Sources

Substance Abuse and Mental Health Services Administration Center for Substance Abuse Treatment, Division of Pharmacologic Therapies.  Diversion and Abuse of Buprenorphine: A Brief Assessment of Emerging Indicators: Final Report, November 30, 2006. http://buprenorphine.samhsa.gov/Buprenorphine_FinalReport_12.6.06.pdf. Accessed August 1, 2001.

Information on buprenorphine, the DATA 2000 Act, and other aspects of buprenorphine therapy: CSAT Buprenorphine Information Center.  http://buprenorphine.samhsa.gov/. Accessed August 1, 2011.

Monte AA, Mandell T, Wilford BB, Tennyson J, Boyer EW. Diversion of buprenorphine/naloxone coformulated tablets in a region with high prescribing prevalence. PMID: 2015559. ISSN:1055-0887 print; 1545-0848, online. DOI: 10.1080/10550880903014767 http://www.ncbi.nlm.nih.gov/pubmed/20155591. Accessed August 1, 2011.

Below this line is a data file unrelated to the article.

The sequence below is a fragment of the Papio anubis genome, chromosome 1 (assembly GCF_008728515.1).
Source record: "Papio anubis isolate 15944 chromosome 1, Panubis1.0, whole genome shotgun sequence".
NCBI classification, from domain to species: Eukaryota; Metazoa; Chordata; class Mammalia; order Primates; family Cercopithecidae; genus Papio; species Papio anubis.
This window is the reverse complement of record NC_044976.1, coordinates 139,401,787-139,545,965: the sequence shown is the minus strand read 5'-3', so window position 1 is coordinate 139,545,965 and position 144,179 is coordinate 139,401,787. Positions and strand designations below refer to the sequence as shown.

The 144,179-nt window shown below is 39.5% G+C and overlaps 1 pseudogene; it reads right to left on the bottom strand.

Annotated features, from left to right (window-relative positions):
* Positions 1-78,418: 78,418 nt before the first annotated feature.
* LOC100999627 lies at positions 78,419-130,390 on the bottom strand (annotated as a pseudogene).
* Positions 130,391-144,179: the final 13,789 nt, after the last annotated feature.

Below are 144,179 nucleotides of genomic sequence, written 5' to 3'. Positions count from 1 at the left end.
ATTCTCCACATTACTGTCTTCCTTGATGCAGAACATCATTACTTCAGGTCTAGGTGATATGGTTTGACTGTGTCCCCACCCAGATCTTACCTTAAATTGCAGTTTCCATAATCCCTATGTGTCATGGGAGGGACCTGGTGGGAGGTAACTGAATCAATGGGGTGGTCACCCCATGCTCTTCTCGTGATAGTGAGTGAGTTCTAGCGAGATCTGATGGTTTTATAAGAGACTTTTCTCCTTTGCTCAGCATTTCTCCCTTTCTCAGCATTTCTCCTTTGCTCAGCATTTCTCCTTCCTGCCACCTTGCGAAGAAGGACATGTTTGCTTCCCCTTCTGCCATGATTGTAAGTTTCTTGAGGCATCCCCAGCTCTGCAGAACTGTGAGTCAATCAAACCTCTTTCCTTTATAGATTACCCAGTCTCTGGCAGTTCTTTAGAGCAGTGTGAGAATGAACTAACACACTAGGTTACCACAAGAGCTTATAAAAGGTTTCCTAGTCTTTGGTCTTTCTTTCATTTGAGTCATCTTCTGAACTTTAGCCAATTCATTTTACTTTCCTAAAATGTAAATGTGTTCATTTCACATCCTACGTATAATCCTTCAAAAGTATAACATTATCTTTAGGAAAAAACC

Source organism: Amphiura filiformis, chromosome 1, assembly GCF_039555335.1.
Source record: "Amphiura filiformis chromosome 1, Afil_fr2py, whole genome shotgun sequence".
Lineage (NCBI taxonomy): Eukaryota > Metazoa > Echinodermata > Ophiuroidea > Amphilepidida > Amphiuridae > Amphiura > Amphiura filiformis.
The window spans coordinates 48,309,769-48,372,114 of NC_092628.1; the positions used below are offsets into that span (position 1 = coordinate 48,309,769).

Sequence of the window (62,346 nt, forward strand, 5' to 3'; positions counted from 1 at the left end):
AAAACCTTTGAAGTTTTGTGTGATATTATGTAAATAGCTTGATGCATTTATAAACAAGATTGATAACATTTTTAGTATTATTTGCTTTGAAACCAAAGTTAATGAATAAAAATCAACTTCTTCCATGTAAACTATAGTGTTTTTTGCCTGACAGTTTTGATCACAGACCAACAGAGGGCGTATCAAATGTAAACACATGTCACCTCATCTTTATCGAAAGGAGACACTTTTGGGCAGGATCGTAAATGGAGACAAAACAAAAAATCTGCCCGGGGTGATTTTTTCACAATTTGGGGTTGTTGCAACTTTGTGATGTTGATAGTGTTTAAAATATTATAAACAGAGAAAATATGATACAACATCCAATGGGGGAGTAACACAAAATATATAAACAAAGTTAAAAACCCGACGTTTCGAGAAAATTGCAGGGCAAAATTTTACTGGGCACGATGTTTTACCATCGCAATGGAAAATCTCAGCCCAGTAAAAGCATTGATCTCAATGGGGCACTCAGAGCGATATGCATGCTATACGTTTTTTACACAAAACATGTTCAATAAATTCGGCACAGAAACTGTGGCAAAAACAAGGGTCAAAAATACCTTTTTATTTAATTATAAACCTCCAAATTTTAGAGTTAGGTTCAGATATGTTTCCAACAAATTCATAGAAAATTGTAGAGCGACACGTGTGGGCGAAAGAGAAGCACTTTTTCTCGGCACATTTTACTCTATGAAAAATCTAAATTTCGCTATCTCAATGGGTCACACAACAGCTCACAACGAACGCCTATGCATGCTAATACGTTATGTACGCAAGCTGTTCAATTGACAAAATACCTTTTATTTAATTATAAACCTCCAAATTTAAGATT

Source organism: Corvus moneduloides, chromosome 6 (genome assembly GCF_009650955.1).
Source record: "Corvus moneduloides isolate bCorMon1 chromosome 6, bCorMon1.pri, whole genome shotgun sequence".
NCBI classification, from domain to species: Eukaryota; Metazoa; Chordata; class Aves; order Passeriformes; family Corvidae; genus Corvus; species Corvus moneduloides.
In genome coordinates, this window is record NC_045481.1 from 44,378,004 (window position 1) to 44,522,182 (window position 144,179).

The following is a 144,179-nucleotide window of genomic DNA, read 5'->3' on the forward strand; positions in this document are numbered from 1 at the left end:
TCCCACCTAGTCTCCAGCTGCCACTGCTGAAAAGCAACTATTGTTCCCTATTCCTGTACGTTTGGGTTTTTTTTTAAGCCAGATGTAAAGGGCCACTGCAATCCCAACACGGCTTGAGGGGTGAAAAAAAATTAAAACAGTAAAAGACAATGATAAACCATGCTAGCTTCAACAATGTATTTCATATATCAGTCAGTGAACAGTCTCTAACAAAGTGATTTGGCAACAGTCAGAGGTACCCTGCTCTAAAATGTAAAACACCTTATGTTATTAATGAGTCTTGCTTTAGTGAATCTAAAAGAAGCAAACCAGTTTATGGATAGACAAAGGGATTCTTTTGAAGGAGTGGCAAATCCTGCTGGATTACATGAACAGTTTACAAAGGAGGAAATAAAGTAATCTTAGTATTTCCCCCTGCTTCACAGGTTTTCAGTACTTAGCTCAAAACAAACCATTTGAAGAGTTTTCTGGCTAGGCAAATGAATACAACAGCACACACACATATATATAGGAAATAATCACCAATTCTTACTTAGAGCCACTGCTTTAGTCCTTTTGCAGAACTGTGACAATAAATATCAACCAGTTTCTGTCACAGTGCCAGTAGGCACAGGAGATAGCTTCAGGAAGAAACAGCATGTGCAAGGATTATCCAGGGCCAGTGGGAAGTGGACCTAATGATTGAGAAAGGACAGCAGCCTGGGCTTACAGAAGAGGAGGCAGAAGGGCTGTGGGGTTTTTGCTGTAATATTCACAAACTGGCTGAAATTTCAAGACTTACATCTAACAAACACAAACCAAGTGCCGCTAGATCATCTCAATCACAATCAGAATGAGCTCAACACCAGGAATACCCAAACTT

JR Havens, M Lofwall, CG Leukefeld, Individual and network determinants of buprenorphine misuse among rural prescription opioid users. (presented at CPDD 73rd Annual Meeting, June 2011, abstract #282). http://www.cpdd.vcu.edu/Pages/Meetings/CPDD11AbstractBook.pdf. Accessed August 1, 2011.

Comments

  1. Peter Pauper says

    The biggest factor leading to Suboxone diversion is overpriced treatment. In the city where I live the monthly suboxone doctor visit cost ~$300. The price for 15 suboxone tablets as of October 2012 was over $200 at Albertsons and over $175 at Sams. That amounts to around $500 a month for suboxone “treatment.” Meanwhile, the street value of suboxone tablets here was $20 a piece which means for about $300 you could have obtained 15 tablets for suboxone “misuse.”

    Adding more restrictions and more counciling is only going to make treatment more expensive and less accessible to people who need it which will only lead to more diversion.